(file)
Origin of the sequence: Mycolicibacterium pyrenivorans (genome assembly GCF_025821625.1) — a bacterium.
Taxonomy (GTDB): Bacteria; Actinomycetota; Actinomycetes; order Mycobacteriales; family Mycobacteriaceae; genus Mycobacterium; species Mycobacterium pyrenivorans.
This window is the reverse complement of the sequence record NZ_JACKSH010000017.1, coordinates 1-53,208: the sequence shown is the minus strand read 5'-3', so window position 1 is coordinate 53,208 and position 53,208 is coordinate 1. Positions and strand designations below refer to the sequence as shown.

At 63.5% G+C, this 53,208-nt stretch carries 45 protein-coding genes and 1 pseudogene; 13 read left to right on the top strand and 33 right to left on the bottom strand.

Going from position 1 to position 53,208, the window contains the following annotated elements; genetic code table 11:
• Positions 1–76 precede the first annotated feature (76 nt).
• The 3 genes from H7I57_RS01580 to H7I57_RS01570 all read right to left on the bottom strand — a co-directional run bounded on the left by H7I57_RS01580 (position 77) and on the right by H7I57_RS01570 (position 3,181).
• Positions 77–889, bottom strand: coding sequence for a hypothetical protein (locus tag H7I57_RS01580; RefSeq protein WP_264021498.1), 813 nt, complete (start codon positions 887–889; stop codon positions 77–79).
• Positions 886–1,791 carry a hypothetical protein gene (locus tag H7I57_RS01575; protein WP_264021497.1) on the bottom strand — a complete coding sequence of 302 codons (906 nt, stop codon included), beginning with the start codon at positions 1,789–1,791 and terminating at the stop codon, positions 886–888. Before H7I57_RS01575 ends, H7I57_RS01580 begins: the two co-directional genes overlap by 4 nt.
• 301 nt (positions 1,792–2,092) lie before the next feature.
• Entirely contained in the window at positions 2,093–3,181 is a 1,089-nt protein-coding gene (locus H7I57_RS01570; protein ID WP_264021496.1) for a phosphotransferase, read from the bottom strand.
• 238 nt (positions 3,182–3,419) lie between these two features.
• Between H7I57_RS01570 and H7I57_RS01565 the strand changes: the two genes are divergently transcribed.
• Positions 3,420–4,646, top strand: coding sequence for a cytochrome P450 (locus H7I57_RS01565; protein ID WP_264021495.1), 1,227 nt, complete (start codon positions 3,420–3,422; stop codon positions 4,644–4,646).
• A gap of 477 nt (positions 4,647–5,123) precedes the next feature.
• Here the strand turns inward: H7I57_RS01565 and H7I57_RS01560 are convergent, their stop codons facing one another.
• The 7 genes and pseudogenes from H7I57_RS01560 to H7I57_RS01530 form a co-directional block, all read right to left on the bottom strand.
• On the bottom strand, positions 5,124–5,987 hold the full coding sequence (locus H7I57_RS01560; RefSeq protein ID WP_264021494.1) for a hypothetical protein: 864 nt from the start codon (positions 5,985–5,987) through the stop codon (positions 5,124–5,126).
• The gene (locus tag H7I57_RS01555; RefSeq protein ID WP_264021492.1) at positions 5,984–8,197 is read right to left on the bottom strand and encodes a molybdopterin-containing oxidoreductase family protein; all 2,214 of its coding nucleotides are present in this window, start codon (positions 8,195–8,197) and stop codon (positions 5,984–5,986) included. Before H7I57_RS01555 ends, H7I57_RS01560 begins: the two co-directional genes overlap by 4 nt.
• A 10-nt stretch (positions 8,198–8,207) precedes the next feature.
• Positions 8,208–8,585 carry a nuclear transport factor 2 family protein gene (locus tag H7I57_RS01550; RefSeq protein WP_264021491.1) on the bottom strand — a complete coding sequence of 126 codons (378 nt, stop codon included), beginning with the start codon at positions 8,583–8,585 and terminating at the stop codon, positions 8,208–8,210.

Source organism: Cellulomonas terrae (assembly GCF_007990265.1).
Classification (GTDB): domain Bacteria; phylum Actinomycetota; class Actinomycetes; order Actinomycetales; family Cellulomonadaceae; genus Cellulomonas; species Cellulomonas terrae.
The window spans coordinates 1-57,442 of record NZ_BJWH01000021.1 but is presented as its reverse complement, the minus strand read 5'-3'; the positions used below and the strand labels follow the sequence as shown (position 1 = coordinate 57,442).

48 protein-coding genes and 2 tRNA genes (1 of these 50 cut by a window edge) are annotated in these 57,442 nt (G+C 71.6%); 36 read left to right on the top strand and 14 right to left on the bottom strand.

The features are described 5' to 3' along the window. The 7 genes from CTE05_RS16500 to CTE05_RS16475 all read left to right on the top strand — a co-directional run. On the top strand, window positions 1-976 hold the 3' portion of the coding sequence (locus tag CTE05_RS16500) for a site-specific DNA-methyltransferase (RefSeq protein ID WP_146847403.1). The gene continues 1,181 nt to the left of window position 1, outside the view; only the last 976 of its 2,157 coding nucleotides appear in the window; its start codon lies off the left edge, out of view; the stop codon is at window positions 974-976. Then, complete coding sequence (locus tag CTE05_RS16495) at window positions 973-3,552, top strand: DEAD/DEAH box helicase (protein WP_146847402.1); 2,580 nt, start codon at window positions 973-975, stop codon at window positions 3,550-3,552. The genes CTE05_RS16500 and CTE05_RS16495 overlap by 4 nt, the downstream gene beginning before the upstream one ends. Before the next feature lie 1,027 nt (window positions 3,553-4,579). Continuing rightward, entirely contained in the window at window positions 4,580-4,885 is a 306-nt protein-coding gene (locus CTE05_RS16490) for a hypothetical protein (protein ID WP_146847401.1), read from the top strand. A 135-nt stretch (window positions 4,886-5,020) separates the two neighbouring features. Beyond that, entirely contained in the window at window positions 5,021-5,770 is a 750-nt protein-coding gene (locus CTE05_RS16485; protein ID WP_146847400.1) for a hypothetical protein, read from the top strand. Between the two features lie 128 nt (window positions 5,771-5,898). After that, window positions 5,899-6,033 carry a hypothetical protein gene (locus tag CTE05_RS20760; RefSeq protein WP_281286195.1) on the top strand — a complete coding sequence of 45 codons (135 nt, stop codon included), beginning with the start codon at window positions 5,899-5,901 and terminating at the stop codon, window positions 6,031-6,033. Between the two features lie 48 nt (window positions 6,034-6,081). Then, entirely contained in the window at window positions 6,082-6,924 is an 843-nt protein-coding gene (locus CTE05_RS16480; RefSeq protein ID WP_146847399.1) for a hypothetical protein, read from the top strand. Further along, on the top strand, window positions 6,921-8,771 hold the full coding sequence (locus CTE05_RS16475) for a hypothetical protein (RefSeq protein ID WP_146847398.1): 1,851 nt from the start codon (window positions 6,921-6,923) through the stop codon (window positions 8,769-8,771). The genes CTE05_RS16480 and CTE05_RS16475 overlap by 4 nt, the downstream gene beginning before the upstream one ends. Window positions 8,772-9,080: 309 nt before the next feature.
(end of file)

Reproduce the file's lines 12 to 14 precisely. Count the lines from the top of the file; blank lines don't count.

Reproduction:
• 238 nt (positions 3,182–3,419) lie between these two features.
• Between H7I57_RS01570 and H7I57_RS01565 the strand changes: the two genes are divergently transcribed.
• Positions 3,420–4,646, top strand: coding sequence for a cytochrome P450 (locus H7I57_RS01565; protein ID WP_264021495.1), 1,227 nt, complete (start codon positions 3,420–3,422; stop codon positions 4,644–4,646).